In 2018, international shipping became the first industry segment to reach an accord on greenhouse gas (GHG) emissions. The IMO’s 180 Member States committed to a global 40% energy efficiency improvement by 2030 and a 50% improvement in absolute CO2 emissions by 2050 as compared to 2008 values.

Historically, the IMO regulatory framework has evolved around a few ship types – bulk carriers, tankers and containerships – that represent the majority of world trade and therefore most of shipping’s CO2 emissions. However, the methodologies developed for homogenous deep-sea vessels do not necessarily fit well with the much more diverse segment of ro-ro ship types, which have very different capabilities in reaching CO2 reductions.


The IMO has set 1 January 2023 for the implementation of two new compliance instruments – the Energy Efficiency Existing Ship Index (EEXI) and the Carbon Intensity Indicator (CII). Under this extreme timescale, all discussion and ratification is to be finalised by June 2021.


This is basically a copy/paste of the Energy Efficiency Design Index (EEDI) introduced for new designs since 2015. Existing ships will likewise have to be certified to a technical efficiency standard, or lose their licence to operate. The EEXI is highly unusual in being a retroactive requirement – it obliges ships built before EEDI Phase 2 (from 2020) to match this level. An EEXI Technical File recording a ship’s emissions reduction rates must be in place by the first annual, intermediate or renewal survey after 1 January 2023.

Put simply, the EEXI is a measure of a ship’s installed power and its speed when using a given proportion of this power. For ships that exceed EEXI restrictions, the most common mitigating measure will be Engine Power Limitation (EPL), a system that suppresses main engine rpm except in emergency situations. EPL will likely enable an average speed reduction among single-engine vessels, but is unlikely to improve the operational profile of most ferries, which require significant power redundancy through multi-engine installations.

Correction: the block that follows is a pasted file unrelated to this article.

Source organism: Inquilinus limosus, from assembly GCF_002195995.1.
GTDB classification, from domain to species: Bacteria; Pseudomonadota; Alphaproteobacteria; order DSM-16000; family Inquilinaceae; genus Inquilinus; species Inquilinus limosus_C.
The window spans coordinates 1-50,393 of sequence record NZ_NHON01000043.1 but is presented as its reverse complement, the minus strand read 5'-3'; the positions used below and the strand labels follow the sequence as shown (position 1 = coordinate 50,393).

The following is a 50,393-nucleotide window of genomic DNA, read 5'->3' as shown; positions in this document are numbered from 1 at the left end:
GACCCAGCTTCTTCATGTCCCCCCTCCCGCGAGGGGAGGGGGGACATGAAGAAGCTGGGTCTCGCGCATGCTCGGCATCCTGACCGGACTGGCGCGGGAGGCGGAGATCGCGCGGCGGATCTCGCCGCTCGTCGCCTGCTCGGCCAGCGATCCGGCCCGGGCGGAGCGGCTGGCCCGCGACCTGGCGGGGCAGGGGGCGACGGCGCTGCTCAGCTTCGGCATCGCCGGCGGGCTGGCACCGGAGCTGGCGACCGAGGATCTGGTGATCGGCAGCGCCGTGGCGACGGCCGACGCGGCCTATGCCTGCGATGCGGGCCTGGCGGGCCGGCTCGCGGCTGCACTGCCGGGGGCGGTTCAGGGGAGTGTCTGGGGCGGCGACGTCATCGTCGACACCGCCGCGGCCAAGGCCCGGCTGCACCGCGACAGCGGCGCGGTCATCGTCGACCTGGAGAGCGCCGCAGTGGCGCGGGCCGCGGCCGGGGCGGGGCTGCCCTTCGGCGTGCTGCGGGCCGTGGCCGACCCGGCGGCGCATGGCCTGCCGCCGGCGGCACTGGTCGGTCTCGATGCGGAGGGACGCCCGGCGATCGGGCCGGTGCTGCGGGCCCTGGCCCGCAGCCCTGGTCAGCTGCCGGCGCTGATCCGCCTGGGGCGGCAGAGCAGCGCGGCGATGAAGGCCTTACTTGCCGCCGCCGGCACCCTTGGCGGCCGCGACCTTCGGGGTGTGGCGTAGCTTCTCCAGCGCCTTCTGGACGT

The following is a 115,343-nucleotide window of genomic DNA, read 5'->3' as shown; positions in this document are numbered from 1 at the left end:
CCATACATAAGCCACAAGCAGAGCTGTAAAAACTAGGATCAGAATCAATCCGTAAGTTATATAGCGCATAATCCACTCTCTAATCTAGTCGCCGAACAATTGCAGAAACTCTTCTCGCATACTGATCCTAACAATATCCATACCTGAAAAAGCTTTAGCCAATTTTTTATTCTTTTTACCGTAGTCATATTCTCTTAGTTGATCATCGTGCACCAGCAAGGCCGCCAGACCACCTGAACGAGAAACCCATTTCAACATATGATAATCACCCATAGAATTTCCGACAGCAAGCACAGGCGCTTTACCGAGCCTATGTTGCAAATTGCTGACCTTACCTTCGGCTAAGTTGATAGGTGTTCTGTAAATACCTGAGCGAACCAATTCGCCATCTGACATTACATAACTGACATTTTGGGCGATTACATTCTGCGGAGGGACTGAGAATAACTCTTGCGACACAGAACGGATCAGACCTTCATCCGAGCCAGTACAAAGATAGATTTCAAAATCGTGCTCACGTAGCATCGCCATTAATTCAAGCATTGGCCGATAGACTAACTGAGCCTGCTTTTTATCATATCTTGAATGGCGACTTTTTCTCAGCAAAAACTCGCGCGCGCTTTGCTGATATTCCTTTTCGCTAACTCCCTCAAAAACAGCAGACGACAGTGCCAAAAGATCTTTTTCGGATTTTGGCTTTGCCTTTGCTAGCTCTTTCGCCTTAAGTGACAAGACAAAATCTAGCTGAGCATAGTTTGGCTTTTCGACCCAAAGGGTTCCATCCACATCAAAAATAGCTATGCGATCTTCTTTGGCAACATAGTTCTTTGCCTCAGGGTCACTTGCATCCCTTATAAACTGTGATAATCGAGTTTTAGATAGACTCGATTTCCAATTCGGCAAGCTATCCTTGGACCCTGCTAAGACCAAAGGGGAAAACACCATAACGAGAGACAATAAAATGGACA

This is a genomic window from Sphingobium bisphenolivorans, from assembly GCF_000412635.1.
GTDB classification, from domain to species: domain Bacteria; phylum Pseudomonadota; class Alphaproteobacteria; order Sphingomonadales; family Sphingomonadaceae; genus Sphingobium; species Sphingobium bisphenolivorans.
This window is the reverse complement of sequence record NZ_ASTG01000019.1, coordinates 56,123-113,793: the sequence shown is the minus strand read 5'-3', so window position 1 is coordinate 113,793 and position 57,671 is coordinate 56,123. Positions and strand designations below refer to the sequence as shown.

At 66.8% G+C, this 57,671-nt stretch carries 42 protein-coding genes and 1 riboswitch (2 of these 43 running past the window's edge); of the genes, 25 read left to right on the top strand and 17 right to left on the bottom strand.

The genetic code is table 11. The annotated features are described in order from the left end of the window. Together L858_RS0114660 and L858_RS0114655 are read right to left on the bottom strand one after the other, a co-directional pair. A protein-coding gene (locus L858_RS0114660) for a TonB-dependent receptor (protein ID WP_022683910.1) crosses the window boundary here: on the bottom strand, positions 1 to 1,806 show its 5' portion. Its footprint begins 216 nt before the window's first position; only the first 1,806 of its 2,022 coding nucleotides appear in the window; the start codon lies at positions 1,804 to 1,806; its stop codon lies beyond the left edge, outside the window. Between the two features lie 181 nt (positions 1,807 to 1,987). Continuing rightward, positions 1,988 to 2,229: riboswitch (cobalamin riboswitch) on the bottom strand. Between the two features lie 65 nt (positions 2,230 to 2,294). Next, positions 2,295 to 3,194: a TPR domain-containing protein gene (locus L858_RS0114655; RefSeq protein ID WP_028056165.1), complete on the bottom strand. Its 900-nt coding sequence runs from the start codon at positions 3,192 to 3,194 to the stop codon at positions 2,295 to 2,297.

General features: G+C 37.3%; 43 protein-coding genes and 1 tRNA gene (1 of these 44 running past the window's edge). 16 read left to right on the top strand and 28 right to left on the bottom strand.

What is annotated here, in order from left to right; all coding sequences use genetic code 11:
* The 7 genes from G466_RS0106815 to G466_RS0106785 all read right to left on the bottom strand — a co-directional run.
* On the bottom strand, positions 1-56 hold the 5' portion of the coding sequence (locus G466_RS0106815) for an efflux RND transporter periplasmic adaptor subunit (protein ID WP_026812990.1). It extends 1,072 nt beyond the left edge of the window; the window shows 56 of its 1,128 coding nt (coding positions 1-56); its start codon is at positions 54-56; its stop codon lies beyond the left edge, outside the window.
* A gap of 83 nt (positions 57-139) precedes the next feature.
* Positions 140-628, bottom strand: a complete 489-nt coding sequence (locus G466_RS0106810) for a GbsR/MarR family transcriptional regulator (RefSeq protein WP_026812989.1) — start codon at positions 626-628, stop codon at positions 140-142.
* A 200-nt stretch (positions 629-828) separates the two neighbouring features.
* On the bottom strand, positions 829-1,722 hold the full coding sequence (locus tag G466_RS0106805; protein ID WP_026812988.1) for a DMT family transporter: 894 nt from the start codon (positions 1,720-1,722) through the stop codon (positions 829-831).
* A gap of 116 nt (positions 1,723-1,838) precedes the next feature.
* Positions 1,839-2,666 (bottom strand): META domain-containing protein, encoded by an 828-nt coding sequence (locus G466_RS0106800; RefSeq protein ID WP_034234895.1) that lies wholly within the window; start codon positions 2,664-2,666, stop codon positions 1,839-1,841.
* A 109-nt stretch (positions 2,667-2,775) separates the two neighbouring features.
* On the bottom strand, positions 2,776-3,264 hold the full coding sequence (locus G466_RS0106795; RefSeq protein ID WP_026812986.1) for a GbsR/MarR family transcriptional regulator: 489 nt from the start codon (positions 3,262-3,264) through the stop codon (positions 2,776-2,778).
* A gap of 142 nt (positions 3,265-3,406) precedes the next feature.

Due to the uniquely diverse range of ro-ro type designs and operations, Interferry has always maintained that the EEDI is not a fair way to regulate energy efficiency for newbuilds, so it would be correspondingly inappropriate to impose the same methodology on existing ships. The IMO has recognised this by agreeing that the EEDI Phase 2 reduction rate for ro-ro cargo and ro-ro passenger ships should be only 5% more stringent than Phase 1, as opposed to the 20% mandated for most other shipping segments.


In addition to one-off EEDI or EEXI technical certification, ships must thereafter conform to the CII, a continuous improvement plan for operational efficiency. A ship’s annual output of CO2 per ton per nautical mile will be documented and compared with the average performance for that ship type in the base year 2008, with a general requirement to better the 2008 value by 40%. A ship that falls short must improve performance during the following year(s) until it meets the target.

This can be achieved in several complementary ways, typically by reducing fuel consumption through technical and operational measures. Since the target is to reduce CO2 output, it will also be particularly relevant to explore solutions such as low-carbon fuels, hybrid propulsion and using shore power at berth. As such, the introduction of the CII will affect the operational profile of many ships.


Given how quickly these new instruments have had to be developed, some fundamental challenges still need to be resolved at two upcoming IMO meetings, each being held remotely. The inter-sessional working group on GHG reductions will meet from May 24-28. The deliberations then conclude at the Marine Environment Protection Committee meeting from June 10-17 (MEPC76).

Interferry has submitted the following special requests to these sessions:

  1.  High Speed Craft are currently bundled up with conventional ro-pax ships in the CII dataset. Interferry wants separate treatment for HSC because they are a fundamentally different ship type whose energy efficiency cannot be measured on the same basis as mono-hull steel ships
  2. The dataset for ro-ro cargo ships includes the con-ro sub-segment. This really skews the statistical average since almost all the large ships – more than 25,000 DWT – are con-ro vessels, making CII compliance all the more difficult for pure ro-ro cargo ships. Interferry has therefore proposed that the ro-ro cargo fleet is defined in two parts, below and above this tonnage
  3. Development of the CII included discussions on how to measure capacity for the different ship types, but a decision has yet to be taken. Interferry has requested that GT rather than DWT should be used for all ro-ro types, after conducting analysis showing this was a fairer basis for implementation on such vessels


MEPC 76-7-14 – Establishing High Speed Craft as a new sector in the CII framework

ISWG-GHG 8-3 – Choice of metrics for capacity for ro-ro cargo ships and using a GTDWT-distinction for the ro-ro cargo sector